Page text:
Author: Ariel Waissbein
Image classification has improved greatly with artificial intelligence over the last years. When it comes to detecting cats out of random images, software does marvels. Image recognition has improved greatly not limiting to image classification, but also with respect to face recognition in various realms.
Adversarial machine learning is the study of the attacks on machine learning algorithms, and of the defenses against such attacks. Generative adversarial networks (GANs) are adversarial networks that () given a training set, learn to generate new data with the same statistics as the training set. For example, a GAN trained on photographs can generate new photographs that look at least superficially authentic to human observers, having many realistic characteristics. In the same way that machine learning can be used to classify images, one may design machine learning algorithms to generate new images that a given classification algorithm fails to recognise.
Spam detection is now much easier than a decade ago, being at its best today. Massive spammers get filtered out easily by the mail-as-a-service giants like GMail. They got good at detecting spam when it is massive. They block the spammers as they are sending their email (because similar emails come from the same outgoing mail server or same account), or they block the spam as it is received (because a single vendor gets thousands of samples some of which are manually marked as spam by their users). We have become good at detecting massive events with the data science toolkit, so a spammer is very likely to fail in sending a few thousand emails without them being marked as spam.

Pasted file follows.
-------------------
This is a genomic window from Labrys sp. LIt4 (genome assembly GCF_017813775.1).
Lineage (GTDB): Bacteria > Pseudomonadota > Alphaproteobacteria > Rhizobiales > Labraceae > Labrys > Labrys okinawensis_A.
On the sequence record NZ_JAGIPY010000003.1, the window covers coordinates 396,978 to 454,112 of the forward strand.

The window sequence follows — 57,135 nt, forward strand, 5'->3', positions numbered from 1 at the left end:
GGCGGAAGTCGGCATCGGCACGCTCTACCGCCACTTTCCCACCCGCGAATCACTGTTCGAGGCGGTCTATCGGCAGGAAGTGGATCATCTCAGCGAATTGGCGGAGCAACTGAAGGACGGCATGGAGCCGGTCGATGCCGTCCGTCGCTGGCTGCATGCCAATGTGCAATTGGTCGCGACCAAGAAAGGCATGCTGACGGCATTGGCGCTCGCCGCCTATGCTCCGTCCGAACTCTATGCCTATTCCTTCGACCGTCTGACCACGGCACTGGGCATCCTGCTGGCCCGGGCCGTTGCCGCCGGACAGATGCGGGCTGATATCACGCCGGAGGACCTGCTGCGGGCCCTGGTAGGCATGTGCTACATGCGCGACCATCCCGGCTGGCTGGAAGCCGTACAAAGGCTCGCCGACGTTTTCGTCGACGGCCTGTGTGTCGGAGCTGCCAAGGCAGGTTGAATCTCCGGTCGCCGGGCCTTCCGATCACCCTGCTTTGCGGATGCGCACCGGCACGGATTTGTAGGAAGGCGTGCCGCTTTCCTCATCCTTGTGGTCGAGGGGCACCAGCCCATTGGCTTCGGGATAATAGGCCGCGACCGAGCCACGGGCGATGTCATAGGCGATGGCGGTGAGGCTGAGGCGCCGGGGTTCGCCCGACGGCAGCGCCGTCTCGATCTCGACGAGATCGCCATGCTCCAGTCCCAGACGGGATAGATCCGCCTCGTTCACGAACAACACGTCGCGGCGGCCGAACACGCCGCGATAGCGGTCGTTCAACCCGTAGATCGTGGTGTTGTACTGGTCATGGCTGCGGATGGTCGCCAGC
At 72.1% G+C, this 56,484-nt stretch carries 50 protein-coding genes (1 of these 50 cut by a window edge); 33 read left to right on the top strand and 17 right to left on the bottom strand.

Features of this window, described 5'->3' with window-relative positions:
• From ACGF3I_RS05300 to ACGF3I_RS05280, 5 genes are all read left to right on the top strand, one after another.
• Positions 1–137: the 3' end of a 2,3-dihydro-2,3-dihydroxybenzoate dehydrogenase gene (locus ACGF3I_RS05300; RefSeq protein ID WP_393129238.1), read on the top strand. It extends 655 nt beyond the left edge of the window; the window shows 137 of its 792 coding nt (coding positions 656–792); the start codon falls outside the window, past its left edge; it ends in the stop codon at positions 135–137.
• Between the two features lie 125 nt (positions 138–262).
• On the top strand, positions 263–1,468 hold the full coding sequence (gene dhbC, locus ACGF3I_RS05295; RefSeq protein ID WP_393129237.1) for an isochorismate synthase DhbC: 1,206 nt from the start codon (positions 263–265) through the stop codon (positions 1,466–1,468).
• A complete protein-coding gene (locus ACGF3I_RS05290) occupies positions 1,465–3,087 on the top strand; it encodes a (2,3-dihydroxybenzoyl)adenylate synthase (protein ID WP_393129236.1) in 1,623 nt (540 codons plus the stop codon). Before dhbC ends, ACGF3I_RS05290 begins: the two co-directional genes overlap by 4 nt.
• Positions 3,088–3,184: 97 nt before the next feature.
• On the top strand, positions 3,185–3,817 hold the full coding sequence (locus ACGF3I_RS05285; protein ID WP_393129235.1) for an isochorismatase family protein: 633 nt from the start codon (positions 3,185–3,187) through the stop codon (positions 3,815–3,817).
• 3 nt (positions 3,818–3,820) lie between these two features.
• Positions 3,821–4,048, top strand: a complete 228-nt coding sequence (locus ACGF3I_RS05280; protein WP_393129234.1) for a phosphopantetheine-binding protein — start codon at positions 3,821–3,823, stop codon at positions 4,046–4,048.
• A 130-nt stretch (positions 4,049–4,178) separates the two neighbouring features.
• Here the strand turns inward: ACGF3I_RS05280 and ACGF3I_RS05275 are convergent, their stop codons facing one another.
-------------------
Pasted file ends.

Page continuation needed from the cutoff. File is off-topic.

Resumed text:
However, it would be easy to manually design an (unwanted) email and send it to a few recipients passing their spam filters.
Once again, automated recognition can be defeated.
Throughout the years we have added logging capabilities to network devices and applications that run in a network. Desktops and other endpoints, routers, web servers and other network equipment, and the applications that run therein produce logs. SIEMs (Security Information and Event Management) tools receive (or retrieve) these logs.
While producing and properly recording logs is a requirement for many security capabilities, which include protection, detection and probably recovery, it is further required to do something with these logs. The logs are practically meaningless without an information extraction step. Basically, logs are raw data and one can answer different questions by processing them. In particular, one can detect a breach while it is happening or shortly after by processing logs. This processing is done with machine assistance, which sometimes may entail simply applying a set of rules over the logs (e.g., every time the antivirus of a desktop generates a log with a compromise attempt, the rule detects an attack). However, as attacks get more sophisticated, they are not detected thoroughly by a sensor (i.e., source of logs), but by a combination of logs that may come from more than one source if necessary.